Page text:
NSF grant funding to support health monitoring system for elderly

NSF grant funding to support health monitoring system for elderly
Tuesday, April 26, 2022

A pair of interdisciplinary researchers from architecture and engineering recently received a grant from the National Science Foundation to use artificial intelligence to improve health care among the elderly.

The funding of $255,992 is through a Small Business Technology Transfer Phase I grant, designed to assist researchers transform scientific discoveries into commercial products.

Mona Azarbayjani, associate professor of architecture, and Hamed Tabkhi, assistant professor of electrical and computer engineering, are collaborating on the project, “Camera-Based Multimodal AI for Health Monitoring.” Their goal is to use cutting-edge technology to improve the care of older people in both home and institutional environments.

Mohammadreza Baharani, an engineering postdoctoral fellow, and Ph.D. candidate Roshanak Ashrafi also are members of this research team whose investigations with several of the University’s areas of research excellence: cybersecurity and artificial intelligence, smart and sustainable cities and urban health.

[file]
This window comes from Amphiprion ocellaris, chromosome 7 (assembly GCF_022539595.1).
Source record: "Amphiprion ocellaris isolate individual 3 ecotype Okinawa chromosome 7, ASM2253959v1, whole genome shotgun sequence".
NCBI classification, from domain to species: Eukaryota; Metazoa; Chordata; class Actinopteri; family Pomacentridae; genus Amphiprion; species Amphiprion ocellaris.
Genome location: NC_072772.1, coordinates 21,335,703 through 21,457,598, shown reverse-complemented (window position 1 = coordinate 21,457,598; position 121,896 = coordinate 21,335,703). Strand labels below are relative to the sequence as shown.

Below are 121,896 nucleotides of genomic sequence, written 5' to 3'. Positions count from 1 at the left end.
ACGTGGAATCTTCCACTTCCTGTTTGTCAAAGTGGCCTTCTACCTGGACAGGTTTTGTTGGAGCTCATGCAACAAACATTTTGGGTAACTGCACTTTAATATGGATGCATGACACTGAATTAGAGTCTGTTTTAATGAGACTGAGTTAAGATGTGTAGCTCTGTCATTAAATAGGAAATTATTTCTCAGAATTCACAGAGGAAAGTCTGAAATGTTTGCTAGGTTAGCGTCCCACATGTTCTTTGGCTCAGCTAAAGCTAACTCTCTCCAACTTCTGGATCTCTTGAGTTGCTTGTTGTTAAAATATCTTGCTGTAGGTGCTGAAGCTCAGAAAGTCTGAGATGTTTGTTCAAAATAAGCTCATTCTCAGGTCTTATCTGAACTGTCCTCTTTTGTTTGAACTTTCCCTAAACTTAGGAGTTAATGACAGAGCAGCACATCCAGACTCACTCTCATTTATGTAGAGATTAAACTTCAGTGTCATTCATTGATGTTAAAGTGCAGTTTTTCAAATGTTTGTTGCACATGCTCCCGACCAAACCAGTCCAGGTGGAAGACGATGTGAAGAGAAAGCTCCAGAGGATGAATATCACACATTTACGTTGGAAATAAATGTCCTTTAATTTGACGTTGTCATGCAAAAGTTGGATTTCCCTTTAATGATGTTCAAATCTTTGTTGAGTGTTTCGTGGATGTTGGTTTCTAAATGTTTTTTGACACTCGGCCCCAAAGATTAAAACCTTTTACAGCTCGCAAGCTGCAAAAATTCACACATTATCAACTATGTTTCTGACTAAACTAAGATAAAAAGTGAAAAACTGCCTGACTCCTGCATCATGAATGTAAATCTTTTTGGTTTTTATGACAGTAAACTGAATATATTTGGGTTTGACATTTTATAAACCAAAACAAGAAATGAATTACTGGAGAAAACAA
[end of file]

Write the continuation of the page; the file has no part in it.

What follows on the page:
According to census data, in the next decade one of every five Americans will be 65 or older, and by 2034, the elderly will outnumber children for the first time in census history. At the same time, the number of health care workers is dwindling – particularly home health aides and nursing home attendants, and the industry is experiencing a dire shortage.

According to the researchers, their remote patient monitoring project will enable holistic, accurate and faster monitoring of elderly people that will improve their quality of life and health; address the future nursing shortage, particularly in the geriatric field; and reduce health care costs.

Azarbayjani and Tabkhi both work in the interdisciplinary Infrastructures and Environmental Systems (INES) program. They began their partnership three years ago with research into “smart building” technology that can monitor occupants’ body temperatures from a distance, without the need for direct person-to-person contact.

Read more on the College of Arts + Architecture website.